The Electronic Frontier Foundation thinks it's mighty suspicious that Jayne Horvath left the US Department of Justice for a privacy gig at Google.
On Tuesday, the net-minded public watchdog filed suit (PDF) against the DoJ, demanding records of conversations that took place between Horvath and Google before she defected to the world's largest search engine.
In a press release trumpeting the suit, the EFF points out that Horvath was named the DoJ's first chief privacy and civil liberties officer back in February 2006 - just as the department was pressing Google to turn over a whole week's worth of its web search traffic.
Hoping to gather support for an anti-net-porn law, the DoJ had slapped a subpoena on the search giant. But according to the EFF, the department eventually softened its demands, and Horvath later badmouthed this subpoena. In the end, Google turned over records for a mere 5,000 random searches.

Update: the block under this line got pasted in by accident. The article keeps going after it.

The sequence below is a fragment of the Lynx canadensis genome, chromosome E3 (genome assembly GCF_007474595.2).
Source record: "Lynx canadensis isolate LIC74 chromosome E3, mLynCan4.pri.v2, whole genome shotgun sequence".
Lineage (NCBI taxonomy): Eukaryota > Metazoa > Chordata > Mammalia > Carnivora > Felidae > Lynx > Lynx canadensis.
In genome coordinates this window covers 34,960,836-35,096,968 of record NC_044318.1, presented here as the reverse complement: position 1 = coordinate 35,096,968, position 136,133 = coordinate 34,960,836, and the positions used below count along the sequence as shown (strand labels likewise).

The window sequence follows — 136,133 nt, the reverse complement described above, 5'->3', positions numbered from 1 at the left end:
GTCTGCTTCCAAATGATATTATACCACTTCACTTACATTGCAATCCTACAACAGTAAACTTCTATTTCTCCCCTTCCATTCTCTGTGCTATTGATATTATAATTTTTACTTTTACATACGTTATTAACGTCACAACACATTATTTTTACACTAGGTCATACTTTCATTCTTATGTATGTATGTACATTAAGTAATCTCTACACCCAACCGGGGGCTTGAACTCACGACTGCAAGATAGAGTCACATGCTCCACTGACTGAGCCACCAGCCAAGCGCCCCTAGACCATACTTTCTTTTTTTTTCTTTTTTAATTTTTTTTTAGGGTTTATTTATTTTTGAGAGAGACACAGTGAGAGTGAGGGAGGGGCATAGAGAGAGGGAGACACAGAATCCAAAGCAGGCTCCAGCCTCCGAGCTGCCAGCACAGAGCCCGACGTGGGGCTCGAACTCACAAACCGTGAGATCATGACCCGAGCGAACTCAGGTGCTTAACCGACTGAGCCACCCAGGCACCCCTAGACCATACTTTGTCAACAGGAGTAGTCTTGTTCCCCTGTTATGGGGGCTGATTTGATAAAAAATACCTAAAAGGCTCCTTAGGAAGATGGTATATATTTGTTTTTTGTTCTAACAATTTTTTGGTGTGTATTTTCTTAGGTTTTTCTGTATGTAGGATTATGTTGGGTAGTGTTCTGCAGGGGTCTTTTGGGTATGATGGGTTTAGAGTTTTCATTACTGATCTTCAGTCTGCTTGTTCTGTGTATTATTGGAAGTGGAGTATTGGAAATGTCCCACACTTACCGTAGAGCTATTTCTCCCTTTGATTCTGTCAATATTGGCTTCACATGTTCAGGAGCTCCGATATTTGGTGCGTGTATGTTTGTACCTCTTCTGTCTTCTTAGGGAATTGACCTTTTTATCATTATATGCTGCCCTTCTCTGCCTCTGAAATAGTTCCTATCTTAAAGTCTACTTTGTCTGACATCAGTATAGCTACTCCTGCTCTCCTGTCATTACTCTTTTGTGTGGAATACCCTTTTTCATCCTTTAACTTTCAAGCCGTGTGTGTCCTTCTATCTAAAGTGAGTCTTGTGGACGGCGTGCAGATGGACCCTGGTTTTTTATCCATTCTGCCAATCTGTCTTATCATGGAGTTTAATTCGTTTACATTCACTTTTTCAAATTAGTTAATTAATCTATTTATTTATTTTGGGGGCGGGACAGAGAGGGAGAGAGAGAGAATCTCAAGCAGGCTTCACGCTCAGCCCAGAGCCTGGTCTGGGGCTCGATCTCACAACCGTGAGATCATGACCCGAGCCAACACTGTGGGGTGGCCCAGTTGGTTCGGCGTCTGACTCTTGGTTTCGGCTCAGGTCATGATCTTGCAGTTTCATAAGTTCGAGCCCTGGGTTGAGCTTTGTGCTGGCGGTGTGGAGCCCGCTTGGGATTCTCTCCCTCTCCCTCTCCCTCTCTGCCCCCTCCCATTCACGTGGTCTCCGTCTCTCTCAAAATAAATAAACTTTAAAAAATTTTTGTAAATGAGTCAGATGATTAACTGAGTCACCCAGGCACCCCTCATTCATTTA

Then, in August 2007, the EFF says, Horvath joined Google as its senior privacy counsel. As she was preparing to change jobs, the watchdog made an initial play for chatter between Horvath and Google, tossing the DoJ a Freedom of Information Act (FOIA). But more than six months have passed since that request, and the feds have not responded.
"Google has an unprecedented ability to collect and retain very personal information about millions of Americans, and the DOJ and other law enforcement agencies have developed a huge appetite for that information," says a canned statement from EFF senior counsel David Sobel. "We want to know what discussions DOJ's top privacy lawyer had with Google before leaving her government position to join the company."
What does the EFF hope to find in these discussions? We have no idea. We're not even sure the EFF knows. But our interest is certainly piqued. ®